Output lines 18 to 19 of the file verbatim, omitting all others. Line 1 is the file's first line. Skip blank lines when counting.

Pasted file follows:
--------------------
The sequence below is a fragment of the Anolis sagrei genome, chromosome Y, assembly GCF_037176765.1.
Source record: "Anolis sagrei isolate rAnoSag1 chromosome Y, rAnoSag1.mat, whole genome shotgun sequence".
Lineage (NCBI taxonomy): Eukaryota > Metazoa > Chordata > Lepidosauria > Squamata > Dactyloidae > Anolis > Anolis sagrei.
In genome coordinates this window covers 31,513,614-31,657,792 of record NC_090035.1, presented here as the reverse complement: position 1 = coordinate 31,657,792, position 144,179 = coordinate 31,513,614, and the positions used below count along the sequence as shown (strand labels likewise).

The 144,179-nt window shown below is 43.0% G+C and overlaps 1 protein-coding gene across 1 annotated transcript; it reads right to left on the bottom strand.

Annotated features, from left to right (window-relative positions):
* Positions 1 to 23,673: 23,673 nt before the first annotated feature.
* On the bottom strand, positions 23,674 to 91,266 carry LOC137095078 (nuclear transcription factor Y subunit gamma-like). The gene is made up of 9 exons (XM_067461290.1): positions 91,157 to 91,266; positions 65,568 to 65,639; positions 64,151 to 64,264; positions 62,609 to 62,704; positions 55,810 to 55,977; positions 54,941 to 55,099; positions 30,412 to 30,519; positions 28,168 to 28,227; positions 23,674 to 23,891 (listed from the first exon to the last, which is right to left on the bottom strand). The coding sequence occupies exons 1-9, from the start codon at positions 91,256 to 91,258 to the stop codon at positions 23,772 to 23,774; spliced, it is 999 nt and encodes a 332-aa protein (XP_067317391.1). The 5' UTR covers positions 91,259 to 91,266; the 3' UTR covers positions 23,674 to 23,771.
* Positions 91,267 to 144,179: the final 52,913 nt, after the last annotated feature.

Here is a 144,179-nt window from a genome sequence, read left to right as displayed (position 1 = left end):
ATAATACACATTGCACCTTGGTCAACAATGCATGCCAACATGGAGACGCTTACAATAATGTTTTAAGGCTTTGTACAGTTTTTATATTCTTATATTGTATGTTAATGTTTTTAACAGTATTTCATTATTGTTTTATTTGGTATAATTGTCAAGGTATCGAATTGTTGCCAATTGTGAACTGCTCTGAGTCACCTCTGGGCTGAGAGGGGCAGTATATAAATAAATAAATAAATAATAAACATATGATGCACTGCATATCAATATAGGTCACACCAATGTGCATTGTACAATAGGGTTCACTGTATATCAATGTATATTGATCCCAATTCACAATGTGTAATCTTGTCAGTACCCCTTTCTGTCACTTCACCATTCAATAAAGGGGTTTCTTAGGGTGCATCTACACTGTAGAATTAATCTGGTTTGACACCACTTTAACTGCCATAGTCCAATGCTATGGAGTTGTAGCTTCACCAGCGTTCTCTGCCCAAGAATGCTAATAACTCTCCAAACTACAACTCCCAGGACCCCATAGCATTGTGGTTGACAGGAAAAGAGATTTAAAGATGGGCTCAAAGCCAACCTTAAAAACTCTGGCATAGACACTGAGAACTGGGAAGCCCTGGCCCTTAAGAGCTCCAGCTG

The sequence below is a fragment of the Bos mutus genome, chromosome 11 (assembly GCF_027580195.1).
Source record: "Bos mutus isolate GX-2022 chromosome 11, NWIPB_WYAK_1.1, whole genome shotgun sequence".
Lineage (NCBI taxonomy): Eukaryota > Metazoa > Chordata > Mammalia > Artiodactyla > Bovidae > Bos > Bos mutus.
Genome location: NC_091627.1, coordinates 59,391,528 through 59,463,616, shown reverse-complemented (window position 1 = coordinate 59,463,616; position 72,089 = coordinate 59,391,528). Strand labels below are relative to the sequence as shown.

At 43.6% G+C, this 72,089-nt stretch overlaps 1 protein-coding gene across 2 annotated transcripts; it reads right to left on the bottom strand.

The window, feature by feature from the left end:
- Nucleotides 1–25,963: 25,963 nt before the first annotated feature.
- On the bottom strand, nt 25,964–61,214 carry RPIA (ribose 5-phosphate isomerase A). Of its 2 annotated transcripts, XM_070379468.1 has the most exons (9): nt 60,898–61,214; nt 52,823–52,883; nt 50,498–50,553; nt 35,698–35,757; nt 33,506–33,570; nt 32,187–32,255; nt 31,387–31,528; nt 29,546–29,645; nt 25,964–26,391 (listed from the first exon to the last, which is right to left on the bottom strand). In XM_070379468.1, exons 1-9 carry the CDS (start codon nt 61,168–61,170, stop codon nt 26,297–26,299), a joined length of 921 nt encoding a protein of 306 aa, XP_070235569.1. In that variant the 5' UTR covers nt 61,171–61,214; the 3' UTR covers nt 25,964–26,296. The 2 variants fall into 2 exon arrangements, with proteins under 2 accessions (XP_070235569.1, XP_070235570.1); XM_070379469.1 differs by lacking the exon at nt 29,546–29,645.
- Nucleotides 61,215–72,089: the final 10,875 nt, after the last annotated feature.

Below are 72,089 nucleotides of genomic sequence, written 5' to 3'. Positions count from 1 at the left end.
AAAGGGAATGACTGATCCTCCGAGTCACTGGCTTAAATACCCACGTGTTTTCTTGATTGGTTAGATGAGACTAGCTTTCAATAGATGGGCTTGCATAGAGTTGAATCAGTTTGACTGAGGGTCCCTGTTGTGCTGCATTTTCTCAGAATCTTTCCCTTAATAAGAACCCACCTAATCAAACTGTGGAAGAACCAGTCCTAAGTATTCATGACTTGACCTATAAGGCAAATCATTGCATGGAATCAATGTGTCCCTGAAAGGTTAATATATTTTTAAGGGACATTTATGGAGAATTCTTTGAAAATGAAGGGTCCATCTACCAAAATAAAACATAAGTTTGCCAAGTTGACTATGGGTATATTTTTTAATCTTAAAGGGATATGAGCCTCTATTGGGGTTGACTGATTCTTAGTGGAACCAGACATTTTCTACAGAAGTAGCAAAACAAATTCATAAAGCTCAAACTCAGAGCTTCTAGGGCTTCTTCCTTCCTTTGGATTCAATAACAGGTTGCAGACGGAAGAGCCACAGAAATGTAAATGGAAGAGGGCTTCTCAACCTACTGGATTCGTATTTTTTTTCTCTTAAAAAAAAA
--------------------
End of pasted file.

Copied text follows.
- Nucleotides 1–25,963: 25,963 nt before the first annotated feature.
- On the bottom strand, nt 25,964–61,214 carry RPIA (ribose 5-phosphate isomerase A). Of its 2 annotated transcripts, XM_070379468.1 has the most exons (9): nt 60,898–61,214; nt 52,823–52,883; nt 50,498–50,553; nt 35,698–35,757; nt 33,506–33,570; nt 32,187–32,255; nt 31,387–31,528; nt 29,546–29,645; nt 25,964–26,391 (listed from the first exon to the last, which is right to left on the bottom strand). In XM_070379468.1, exons 1-9 carry the CDS (start codon nt 61,168–61,170, stop codon nt 26,297–26,299), a joined length of 921 nt encoding a protein of 306 aa, XP_070235569.1. In that variant the 5' UTR covers nt 61,171–61,214; the 3' UTR covers nt 25,964–26,296. The 2 variants fall into 2 exon arrangements, with proteins under 2 accessions (XP_070235569.1, XP_070235570.1); XM_070379469.1 differs by lacking the exon at nt 29,546–29,645.